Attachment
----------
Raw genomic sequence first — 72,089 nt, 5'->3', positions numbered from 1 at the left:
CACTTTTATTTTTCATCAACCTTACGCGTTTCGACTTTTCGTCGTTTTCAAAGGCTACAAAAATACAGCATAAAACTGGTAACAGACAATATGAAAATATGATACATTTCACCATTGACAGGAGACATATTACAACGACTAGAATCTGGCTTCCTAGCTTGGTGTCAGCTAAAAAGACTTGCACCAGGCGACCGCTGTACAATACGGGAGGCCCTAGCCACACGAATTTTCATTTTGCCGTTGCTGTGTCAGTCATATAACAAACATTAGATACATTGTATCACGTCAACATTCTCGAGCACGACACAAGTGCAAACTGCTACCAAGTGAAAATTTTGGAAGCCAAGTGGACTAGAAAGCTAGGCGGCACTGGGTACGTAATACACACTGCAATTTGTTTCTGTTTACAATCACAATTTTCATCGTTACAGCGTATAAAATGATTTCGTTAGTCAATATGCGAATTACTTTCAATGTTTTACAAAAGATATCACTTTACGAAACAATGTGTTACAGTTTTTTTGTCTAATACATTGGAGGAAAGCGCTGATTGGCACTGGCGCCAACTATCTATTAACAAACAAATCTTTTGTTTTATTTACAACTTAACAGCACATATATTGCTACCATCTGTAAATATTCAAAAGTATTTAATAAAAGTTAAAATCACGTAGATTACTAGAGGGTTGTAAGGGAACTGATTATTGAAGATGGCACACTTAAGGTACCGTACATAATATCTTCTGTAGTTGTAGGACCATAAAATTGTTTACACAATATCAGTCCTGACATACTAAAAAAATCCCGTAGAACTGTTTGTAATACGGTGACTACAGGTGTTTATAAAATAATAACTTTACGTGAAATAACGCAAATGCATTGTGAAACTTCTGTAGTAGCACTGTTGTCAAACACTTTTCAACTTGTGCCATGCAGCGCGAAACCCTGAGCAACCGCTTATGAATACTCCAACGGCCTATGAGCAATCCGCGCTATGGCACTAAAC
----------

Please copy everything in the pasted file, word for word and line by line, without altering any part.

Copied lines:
Raw genomic sequence first — 72,089 nt, 5'->3', positions numbered from 1 at the left:
CACTTTTATTTTTCATCAACCTTACGCGTTTCGACTTTTCGTCGTTTTCAAAGGCTACAAAAATACAGCATAAAACTGGTAACAGACAATATGAAAATATGATACATTTCACCATTGACAGGAGACATATTACAACGACTAGAATCTGGCTTCCTAGCTTGGTGTCAGCTAAAAAGACTTGCACCAGGCGACCGCTGTACAATACGGGAGGCCCTAGCCACACGAATTTTCATTTTGCCGTTGCTGTGTCAGTCATATAACAAACATTAGATACATTGTATCACGTCAACATTCTCGAGCACGACACAAGTGCAAACTGCTACCAAGTGAAAATTTTGGAAGCCAAGTGGACTAGAAAGCTAGGCGGCACTGGGTACGTAATACACACTGCAATTTGTTTCTGTTTACAATCACAATTTTCATCGTTACAGCGTATAAAATGATTTCGTTAGTCAATATGCGAATTACTTTCAATGTTTTACAAAAGATATCACTTTACGAAACAATGTGTTACAGTTTTTTTGTCTAATACATTGGAGGAAAGCGCTGATTGGCACTGGCGCCAACTATCTATTAACAAACAAATCTTTTGTTTTATTTACAACTTAACAGCACATATATTGCTACCATCTGTAAATATTCAAAAGTATTTAATAAAAGTTAAAATCACGTAGATTACTAGAGGGTTGTAAGGGAACTGATTATTGAAGATGGCACACTTAAGGTACCGTACATAATATCTTCTGTAGTTGTAGGACCATAAAATTGTTTACACAATATCAGTCCTGACATACTAAAAAAATCCCGTAGAACTGTTTGTAATACGGTGACTACAGGTGTTTATAAAATAATAACTTTACGTGAAATAACGCAAATGCATTGTGAAACTTCTGTAGTAGCACTGTTGTCAAACACTTTTCAACTTGTGCCATGCAGCGCGAAACCCTGAGCAACCGCTTATGAATACTCCAACGGCCTATGAGCAATCCGCGCTATGGCACTAAAC